Initially, he focused on recording the activity of nerve cells in the hippocampus, a region of the brain vital to memory formation. The mammalian hippocampus, however, with its seemingly infinite number of neurons and synaptic connections, made it difficult to study learning and memory at the cellular level. Kandel soon realized he needed a simpler system and chose the invertebrate sea slug Aplysia, much to the dismay of his colleagues who thought that no self-respecting neurophysiologist would abandon the study of learning in mammals to work on an invertebrate.
This bold decision paid off, though, and Kandel now works to instill in his students a sense that risk-taking is important to good science. "I try to convey to students my love of science and my conviction that exploring the biology of the brain is an unmatched scientific adventure," he explained. "I also encourage them to think boldly and to work carefully; to take gambles on their ideas and to try new approaches. I also tell them never to be embarrassed in exposing their ignorance … We are all here to learn, and the learning never ends."
More recently, Kandel has expanded his studies of simple learning and memory in Aplysia to include more complex forms of memory storage in genetically modified mice. These studies have focused on explicit memory (the conscious recall of information about places and objects), revealing the importance of a balance of activation and inhibition in memory storage so that animals as well as humans do not store information in their memories that is not important to recall.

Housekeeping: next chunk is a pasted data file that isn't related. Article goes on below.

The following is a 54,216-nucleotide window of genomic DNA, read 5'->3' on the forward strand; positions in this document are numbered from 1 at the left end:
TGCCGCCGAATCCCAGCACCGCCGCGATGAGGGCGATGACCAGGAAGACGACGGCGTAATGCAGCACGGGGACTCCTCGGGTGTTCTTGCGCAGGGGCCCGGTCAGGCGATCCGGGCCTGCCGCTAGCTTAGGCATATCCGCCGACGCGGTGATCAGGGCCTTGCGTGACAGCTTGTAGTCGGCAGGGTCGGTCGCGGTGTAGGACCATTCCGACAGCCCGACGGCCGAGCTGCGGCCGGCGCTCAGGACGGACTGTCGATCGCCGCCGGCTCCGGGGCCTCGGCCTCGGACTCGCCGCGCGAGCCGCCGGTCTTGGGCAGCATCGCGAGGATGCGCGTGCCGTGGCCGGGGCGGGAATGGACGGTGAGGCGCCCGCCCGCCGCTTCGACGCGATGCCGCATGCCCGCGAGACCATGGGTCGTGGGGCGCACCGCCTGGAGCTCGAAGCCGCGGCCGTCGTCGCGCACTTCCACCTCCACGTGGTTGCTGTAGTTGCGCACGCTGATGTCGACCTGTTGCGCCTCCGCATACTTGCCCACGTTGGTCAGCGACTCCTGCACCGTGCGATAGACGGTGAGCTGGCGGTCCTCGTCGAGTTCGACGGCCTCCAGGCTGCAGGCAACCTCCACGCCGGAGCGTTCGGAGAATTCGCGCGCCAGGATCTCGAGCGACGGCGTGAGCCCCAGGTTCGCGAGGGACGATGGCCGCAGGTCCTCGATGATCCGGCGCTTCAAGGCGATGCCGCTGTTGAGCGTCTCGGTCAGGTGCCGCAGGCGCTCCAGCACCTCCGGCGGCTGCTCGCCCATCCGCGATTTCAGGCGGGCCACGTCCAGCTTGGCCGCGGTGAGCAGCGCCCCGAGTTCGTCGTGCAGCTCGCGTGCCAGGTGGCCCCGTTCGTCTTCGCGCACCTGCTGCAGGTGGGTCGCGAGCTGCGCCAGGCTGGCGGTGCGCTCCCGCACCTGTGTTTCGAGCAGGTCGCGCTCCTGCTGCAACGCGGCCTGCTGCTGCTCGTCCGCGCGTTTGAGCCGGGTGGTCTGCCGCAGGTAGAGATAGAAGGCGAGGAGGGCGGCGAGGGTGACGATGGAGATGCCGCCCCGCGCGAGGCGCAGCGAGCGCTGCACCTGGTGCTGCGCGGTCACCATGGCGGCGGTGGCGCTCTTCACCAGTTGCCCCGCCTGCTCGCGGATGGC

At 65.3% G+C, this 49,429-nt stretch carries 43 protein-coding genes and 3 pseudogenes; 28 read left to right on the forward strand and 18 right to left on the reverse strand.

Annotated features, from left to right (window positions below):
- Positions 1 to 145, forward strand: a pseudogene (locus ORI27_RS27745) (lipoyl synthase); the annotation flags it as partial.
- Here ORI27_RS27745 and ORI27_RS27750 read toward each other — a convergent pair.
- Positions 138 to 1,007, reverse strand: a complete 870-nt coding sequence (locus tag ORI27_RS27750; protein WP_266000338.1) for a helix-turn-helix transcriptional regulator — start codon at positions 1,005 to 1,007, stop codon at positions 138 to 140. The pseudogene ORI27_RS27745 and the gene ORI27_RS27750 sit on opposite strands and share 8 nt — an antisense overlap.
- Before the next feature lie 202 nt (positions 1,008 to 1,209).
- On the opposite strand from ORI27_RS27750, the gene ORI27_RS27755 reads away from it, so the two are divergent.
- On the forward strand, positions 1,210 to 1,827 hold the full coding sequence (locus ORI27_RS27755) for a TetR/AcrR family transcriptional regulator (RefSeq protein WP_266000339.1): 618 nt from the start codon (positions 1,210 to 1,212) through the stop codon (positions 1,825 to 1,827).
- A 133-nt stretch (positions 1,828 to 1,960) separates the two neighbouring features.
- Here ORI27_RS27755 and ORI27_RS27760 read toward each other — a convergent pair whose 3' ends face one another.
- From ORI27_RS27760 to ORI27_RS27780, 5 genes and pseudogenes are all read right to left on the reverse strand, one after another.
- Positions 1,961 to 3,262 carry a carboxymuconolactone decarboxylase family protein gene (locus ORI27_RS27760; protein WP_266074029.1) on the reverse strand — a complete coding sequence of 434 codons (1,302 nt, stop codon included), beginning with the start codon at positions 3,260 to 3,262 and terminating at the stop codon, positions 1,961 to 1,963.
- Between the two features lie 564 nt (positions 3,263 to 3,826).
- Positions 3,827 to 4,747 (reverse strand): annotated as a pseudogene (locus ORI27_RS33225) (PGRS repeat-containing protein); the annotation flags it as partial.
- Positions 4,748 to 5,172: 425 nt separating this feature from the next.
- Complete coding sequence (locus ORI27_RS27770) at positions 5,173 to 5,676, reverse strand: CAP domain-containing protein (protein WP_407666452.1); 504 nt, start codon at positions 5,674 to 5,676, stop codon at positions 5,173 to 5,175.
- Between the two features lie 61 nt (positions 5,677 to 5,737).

Eric Kandel: Leonardo, for one, spent a fair amount of time dissecting human cadavers because he wanted to know how the various bones related to one each other and how the muscles related to the bones. So he wanted to have a realistic understanding of the human anatomy because he was depicting real live people sitting, gesturing, walking, and he wanted to get this as absolutely correct as possible.
In order to understand how the body functions, we need to know something about the anatomy of the body, it’s sort of obvious.The more we want to depict the mind, the more it helps to understand the mind, and one way to understand the mind is to understanding the brain. So it is conceivable that as we get deeper and deeper insights into the mind, artists will get ideas about how combinations of stimuli affect, for example, emotional states that will allow them to depict those emotional states better.